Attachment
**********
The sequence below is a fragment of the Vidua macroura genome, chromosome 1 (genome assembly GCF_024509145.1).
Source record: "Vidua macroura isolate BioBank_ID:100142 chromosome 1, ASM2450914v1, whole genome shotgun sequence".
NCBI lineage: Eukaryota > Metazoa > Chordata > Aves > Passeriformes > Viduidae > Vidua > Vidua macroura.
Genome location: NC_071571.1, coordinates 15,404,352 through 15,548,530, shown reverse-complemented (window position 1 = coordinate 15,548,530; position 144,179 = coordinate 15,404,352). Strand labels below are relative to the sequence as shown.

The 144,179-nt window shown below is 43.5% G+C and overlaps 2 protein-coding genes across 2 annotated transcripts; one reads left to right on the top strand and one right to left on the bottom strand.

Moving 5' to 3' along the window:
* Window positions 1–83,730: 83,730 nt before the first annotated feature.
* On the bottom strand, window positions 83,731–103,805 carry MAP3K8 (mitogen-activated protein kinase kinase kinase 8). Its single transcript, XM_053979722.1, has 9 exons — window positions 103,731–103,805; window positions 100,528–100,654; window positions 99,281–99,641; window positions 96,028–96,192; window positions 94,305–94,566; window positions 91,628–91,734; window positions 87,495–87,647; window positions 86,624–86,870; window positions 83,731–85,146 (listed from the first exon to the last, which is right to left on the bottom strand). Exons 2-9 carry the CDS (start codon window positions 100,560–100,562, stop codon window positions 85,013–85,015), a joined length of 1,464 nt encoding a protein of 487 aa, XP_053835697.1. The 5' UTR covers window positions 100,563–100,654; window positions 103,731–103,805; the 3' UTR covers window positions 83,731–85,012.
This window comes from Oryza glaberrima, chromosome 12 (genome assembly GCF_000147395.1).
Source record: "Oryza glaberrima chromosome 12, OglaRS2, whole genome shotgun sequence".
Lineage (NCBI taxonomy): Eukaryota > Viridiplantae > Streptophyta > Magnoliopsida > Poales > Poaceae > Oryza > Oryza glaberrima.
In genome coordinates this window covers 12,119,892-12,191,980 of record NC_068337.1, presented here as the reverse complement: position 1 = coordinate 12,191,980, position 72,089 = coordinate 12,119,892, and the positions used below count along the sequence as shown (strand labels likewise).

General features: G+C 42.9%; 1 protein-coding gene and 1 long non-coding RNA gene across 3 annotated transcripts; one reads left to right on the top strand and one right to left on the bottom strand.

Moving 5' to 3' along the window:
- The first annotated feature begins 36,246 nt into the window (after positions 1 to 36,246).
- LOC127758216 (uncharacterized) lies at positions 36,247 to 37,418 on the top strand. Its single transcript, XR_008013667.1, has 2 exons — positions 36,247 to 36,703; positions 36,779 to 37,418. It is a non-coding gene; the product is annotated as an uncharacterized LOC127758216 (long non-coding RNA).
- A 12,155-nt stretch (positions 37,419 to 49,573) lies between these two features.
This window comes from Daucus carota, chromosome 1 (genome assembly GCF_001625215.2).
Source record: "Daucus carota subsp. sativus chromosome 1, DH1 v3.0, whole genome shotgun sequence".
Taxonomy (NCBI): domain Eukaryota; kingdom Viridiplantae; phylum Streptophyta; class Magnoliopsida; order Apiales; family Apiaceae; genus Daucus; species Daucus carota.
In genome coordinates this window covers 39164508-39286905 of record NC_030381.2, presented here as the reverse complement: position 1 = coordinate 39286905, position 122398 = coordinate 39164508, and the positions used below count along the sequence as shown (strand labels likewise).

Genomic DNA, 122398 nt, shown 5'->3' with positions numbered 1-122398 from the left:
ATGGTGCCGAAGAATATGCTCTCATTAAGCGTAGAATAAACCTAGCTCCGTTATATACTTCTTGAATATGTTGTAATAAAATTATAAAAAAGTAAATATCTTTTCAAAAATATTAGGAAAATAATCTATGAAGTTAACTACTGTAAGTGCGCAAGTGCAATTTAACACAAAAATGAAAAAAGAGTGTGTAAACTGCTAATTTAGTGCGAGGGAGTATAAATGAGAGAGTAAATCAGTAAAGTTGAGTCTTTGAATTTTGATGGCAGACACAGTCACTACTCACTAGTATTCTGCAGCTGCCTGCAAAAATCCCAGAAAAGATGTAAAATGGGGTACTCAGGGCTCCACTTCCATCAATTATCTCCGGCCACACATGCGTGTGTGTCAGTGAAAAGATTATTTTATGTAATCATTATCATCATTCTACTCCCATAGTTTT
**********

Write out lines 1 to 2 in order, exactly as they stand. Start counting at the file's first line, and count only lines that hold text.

The sequence below is a fragment of the Vidua macroura genome, chromosome 1 (genome assembly GCF_024509145.1).
Source record: "Vidua macroura isolate BioBank_ID:100142 chromosome 1, ASM2450914v1, whole genome shotgun sequence".